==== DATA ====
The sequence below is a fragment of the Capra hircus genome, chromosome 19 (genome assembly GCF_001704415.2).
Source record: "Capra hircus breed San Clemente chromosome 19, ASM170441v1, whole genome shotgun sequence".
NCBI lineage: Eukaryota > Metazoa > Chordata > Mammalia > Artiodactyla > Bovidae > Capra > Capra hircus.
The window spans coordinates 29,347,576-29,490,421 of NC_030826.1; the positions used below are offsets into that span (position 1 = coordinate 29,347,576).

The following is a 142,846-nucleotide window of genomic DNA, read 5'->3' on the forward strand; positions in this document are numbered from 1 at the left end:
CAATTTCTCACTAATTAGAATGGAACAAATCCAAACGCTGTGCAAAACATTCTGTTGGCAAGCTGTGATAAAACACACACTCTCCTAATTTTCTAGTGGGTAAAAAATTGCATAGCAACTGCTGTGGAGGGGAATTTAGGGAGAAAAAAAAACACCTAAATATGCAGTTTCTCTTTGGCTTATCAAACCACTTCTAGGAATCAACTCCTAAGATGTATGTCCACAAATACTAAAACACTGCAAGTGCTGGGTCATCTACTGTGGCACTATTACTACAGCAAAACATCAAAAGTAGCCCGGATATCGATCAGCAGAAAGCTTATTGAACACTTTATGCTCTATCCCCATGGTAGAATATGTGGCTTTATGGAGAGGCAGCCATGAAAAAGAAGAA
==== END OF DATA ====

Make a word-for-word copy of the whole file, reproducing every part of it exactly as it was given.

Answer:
The sequence below is a fragment of the Capra hircus genome, chromosome 19 (genome assembly GCF_001704415.2).
Source record: "Capra hircus breed San Clemente chromosome 19, ASM170441v1, whole genome shotgun sequence".
NCBI lineage: Eukaryota > Metazoa > Chordata > Mammalia > Artiodactyla > Bovidae > Capra > Capra hircus.
The window spans coordinates 29,347,576-29,490,421 of NC_030826.1; the positions used below are offsets into that span (position 1 = coordinate 29,347,576).

The following is a 142,846-nucleotide window of genomic DNA, read 5'->3' on the forward strand; positions in this document are numbered from 1 at the left end:
CAATTTCTCACTAATTAGAATGGAACAAATCCAAACGCTGTGCAAAACATTCTGTTGGCAAGCTGTGATAAAACACACACTCTCCTAATTTTCTAGTGGGTAAAAAATTGCATAGCAACTGCTGTGGAGGGGAATTTAGGGAGAAAAAAAAACACCTAAATATGCAGTTTCTCTTTGGCTTATCAAACCACTTCTAGGAATCAACTCCTAAGATGTATGTCCACAAATACTAAAACACTGCAAGTGCTGGGTCATCTACTGTGGCACTATTACTACAGCAAAACATCAAAAGTAGCCCGGATATCGATCAGCAGAAAGCTTATTGAACACTTTATGCTCTATCCCCATGGTAGAATATGTGGCTTTATGGAGAGGCAGCCATGAAAAAGAAGAA